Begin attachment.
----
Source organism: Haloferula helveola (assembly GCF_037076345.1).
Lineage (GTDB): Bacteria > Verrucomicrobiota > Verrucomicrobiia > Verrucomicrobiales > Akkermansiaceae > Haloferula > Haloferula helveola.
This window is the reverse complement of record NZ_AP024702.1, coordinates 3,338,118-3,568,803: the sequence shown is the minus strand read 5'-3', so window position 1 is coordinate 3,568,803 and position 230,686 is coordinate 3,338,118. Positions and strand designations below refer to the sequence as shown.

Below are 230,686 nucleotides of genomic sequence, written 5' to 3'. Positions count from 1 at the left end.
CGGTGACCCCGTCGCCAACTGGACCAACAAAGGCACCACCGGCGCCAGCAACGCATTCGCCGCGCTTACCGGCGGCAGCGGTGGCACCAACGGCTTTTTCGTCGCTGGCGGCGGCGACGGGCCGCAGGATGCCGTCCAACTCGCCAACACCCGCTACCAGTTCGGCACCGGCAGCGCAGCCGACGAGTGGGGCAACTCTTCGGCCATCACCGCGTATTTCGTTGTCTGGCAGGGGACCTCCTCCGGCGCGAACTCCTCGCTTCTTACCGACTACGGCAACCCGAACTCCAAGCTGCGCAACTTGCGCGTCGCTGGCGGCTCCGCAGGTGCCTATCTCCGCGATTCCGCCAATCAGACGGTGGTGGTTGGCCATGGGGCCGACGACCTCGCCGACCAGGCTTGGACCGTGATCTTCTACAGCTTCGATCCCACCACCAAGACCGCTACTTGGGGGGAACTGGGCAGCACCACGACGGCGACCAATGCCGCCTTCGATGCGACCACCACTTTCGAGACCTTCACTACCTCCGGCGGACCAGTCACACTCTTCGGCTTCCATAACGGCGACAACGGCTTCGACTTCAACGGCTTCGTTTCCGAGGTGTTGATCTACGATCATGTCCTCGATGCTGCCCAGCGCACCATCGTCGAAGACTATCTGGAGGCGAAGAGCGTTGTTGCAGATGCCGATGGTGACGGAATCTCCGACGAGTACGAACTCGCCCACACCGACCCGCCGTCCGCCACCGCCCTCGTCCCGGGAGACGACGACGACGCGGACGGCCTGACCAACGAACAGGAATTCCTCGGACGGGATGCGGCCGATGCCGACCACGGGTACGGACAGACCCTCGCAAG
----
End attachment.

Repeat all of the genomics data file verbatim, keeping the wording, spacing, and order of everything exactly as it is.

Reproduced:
Source organism: Haloferula helveola (assembly GCF_037076345.1).
Lineage (GTDB): Bacteria > Verrucomicrobiota > Verrucomicrobiia > Verrucomicrobiales > Akkermansiaceae > Haloferula > Haloferula helveola.
This window is the reverse complement of record NZ_AP024702.1, coordinates 3,338,118-3,568,803: the sequence shown is the minus strand read 5'-3', so window position 1 is coordinate 3,568,803 and position 230,686 is coordinate 3,338,118. Positions and strand designations below refer to the sequence as shown.

Below are 230,686 nucleotides of genomic sequence, written 5' to 3'. Positions count from 1 at the left end.
CGGTGACCCCGTCGCCAACTGGACCAACAAAGGCACCACCGGCGCCAGCAACGCATTCGCCGCGCTTACCGGCGGCAGCGGTGGCACCAACGGCTTTTTCGTCGCTGGCGGCGGCGACGGGCCGCAGGATGCCGTCCAACTCGCCAACACCCGCTACCAGTTCGGCACCGGCAGCGCAGCCGACGAGTGGGGCAACTCTTCGGCCATCACCGCGTATTTCGTTGTCTGGCAGGGGACCTCCTCCGGCGCGAACTCCTCGCTTCTTACCGACTACGGCAACCCGAACTCCAAGCTGCGCAACTTGCGCGTCGCTGGCGGCTCCGCAGGTGCCTATCTCCGCGATTCCGCCAATCAGACGGTGGTGGTTGGCCATGGGGCCGACGACCTCGCCGACCAGGCTTGGACCGTGATCTTCTACAGCTTCGATCCCACCACCAAGACCGCTACTTGGGGGGAACTGGGCAGCACCACGACGGCGACCAATGCCGCCTTCGATGCGACCACCACTTTCGAGACCTTCACTACCTCCGGCGGACCAGTCACACTCTTCGGCTTCCATAACGGCGACAACGGCTTCGACTTCAACGGCTTCGTTTCCGAGGTGTTGATCTACGATCATGTCCTCGATGCTGCCCAGCGCACCATCGTCGAAGACTATCTGGAGGCGAAGAGCGTTGTTGCAGATGCCGATGGTGACGGAATCTCCGACGAGTACGAACTCGCCCACACCGACCCGCCGTCCGCCACCGCCCTCGTCCCGGGAGACGACGACGACGCGGACGGCCTGACCAACGAACAGGAATTCCTCGGACGGGATGCGGCCGATGCCGACCACGGGTACGGACAGACCCTCGCAAG